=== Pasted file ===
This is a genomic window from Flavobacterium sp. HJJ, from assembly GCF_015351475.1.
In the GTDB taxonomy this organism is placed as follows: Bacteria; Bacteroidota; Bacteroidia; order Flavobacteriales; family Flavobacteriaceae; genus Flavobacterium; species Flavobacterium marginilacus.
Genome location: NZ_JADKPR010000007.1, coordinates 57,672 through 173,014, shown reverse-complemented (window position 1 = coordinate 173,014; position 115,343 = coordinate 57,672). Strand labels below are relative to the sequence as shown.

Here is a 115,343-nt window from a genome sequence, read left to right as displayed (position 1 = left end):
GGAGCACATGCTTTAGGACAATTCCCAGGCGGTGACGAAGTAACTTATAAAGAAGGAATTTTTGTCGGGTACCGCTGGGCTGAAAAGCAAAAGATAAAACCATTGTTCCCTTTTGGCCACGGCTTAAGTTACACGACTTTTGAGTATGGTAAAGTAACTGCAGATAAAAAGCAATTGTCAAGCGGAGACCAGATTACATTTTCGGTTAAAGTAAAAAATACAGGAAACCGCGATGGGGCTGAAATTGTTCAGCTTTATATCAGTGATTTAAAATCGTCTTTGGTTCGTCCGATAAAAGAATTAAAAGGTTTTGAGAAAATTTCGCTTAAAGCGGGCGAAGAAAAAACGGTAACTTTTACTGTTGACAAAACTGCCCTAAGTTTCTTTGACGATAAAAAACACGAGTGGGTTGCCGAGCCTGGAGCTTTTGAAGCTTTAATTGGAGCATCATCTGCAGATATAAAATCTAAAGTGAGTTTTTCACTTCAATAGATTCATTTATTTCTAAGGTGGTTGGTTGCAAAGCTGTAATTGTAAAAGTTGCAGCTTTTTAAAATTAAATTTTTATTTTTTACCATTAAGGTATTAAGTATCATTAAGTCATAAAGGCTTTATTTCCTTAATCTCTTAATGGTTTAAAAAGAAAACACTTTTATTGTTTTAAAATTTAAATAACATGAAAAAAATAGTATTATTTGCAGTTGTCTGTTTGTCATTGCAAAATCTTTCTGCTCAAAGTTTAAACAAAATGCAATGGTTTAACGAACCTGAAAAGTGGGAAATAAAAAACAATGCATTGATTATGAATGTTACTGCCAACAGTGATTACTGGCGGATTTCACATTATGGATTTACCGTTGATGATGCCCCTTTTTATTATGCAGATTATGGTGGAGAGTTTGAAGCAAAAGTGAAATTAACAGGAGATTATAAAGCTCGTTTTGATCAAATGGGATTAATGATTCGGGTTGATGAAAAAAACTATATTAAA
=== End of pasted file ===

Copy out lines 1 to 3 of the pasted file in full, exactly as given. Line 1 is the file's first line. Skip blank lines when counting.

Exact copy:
This is a genomic window from Flavobacterium sp. HJJ, from assembly GCF_015351475.1.
In the GTDB taxonomy this organism is placed as follows: Bacteria; Bacteroidota; Bacteroidia; order Flavobacteriales; family Flavobacteriaceae; genus Flavobacterium; species Flavobacterium marginilacus.
Genome location: NZ_JADKPR010000007.1, coordinates 57,672 through 173,014, shown reverse-complemented (window position 1 = coordinate 173,014; position 115,343 = coordinate 57,672). Strand labels below are relative to the sequence as shown.